You know what to draw from all of the zillions of resources that you have available to you. So I'm just so excited that we have this. Now that you're hearing it that hopefully you're seeing this place in you, maybe even a little more like getting that glimmer in that glimmer is brightening because from there is that fire. That's where that lit up on stage feeling really comes from. That's what I want to talk about today is where impact, where high impact on your audience, on the individual, beautiful human souls that you want to serve with your speaking, where that impact really comes from and it's probably not going to be this huge revelation because you've heard me talk about it for the last three weeks and really longer than that because the more and more I see this, the more and more this is the only, or at least the primary thing that I'm going to keep coming back to.

Even when I give you all of the strategies and tools and best practices, I just always want you to keep coming home to this place in you that where your call comes from, your call to serve that deep knowing in you that says, I'm made to do this. I cannot tell you how many people say almost the exact same thing to me when we talk about working together just happened again today. They'll say something like, you know, someone asked me what my greatest vision is for my business, or if I wasn't afraid, what would I do or what's my biggest dream for the difference I want to make in the world? And their answer to that question is I see myself on stage inspiring hundreds or thousands of people and they'll say things like, I don't know where it comes from. I was surprised to have that vision or see that for myself.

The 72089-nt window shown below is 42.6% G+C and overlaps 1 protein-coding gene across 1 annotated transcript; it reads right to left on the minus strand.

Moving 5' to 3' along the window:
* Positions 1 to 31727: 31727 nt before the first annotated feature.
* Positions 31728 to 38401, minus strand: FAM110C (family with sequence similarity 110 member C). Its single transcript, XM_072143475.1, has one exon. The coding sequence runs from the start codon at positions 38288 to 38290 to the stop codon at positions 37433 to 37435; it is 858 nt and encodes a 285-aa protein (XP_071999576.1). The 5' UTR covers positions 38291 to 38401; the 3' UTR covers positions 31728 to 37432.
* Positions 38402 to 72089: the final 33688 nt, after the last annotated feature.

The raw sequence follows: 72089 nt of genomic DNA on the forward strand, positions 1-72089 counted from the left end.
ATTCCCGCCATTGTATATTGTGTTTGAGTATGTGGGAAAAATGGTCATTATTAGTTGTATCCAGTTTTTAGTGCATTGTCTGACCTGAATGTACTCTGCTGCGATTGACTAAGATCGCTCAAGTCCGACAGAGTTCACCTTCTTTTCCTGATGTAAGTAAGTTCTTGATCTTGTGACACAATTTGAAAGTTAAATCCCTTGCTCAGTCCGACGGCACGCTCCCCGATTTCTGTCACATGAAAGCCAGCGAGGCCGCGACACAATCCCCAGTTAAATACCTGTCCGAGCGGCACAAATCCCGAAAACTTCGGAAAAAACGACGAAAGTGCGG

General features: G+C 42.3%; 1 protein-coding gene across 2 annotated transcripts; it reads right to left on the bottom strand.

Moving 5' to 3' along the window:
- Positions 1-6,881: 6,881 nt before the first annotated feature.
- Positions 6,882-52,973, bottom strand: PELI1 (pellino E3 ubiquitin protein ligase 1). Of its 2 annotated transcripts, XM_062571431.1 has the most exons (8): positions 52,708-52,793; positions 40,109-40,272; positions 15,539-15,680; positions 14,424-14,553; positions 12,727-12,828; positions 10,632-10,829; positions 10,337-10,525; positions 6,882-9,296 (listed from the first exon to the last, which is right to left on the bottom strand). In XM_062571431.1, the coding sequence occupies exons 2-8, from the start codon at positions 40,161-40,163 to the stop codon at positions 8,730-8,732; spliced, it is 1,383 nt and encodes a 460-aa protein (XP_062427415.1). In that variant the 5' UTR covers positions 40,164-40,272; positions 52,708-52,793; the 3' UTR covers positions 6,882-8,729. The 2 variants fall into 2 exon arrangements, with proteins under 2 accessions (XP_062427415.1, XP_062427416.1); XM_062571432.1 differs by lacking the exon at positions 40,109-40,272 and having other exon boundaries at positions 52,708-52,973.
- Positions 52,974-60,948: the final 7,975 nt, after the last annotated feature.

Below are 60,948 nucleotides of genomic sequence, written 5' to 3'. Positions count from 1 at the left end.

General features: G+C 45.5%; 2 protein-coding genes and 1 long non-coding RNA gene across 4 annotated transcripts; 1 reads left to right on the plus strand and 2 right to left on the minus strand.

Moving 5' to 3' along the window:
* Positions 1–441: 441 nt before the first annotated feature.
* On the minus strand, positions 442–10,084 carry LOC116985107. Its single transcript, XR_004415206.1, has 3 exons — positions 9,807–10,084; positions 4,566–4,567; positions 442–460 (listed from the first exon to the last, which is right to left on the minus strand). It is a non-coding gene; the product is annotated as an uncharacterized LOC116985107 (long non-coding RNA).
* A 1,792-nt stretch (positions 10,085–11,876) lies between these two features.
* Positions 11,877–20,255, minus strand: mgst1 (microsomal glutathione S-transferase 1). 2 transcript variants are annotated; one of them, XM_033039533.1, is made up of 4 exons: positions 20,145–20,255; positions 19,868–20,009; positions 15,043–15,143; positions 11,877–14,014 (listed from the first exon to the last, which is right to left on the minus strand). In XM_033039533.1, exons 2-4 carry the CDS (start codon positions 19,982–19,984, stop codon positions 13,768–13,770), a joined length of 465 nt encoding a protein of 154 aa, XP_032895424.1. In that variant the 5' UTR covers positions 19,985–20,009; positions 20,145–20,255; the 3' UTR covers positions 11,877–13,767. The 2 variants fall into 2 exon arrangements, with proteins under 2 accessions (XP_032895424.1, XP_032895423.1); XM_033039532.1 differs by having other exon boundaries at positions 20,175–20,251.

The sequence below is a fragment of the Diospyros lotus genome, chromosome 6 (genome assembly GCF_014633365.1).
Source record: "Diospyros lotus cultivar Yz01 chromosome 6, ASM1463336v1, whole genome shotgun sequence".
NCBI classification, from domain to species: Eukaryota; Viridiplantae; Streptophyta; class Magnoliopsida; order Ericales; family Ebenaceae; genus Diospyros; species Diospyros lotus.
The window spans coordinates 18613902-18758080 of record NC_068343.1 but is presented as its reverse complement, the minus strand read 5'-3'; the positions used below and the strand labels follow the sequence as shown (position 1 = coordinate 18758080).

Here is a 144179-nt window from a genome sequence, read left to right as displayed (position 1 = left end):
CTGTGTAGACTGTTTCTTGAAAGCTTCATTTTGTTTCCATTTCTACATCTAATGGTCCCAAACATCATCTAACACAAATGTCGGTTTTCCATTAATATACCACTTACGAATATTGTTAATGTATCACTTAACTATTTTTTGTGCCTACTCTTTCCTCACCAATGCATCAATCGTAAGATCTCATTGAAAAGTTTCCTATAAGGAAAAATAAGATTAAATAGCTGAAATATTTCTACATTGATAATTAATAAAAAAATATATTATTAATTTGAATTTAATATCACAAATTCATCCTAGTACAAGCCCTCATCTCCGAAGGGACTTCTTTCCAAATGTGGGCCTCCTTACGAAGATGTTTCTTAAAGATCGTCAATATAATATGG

And there's another subset and it's not a whole lot smaller that says something like, I just see myself out there sharing this message and they'll describe, you know, being in living rooms or small, beautifully lit, you know, kind of retreat rooms, sharing their message, changing people's lives, really offering a kind of deep transformation with their message. So I know that if this is you, if you've got some version of that, the words might come to you differently and the vision might have a different feel to it or it may be even different details. Actually, probably the feel at the center of it is really quite similar than I want so much for you to see that that same call, that same place in you is actually where your greatest source of impact lives and from there any learning that you take in around how to craft a talk, how to deliver a talk, how to put together the right offerings so that the people in the room who you are serving in a way that really lights them up, that they say, Oh my gosh, I can't wait to work with you more.

How can we keep going? That's the way it lines up when you tap into that deeper grounded place in you. It's amazing when we think about, and this isn't really what the focus is today, but it's amazing when we just think about the of the depth and breadth of what you can offer in the world to serve those people that you're meant to serve as a speaker. We have this opportunity, this sort of finite period of time, right? Where we're invited onto a stage or to the front of a room or two, someone's retreat or workshop and you know, we get to serve the audience for maybe it's 10 minutes, maybe it's 25 or 40 or an hour, and sometimes when we're lucky we get the three hour sort of opportunity to really give them an experience of moving through some of that, you know, transformation, some part of your process.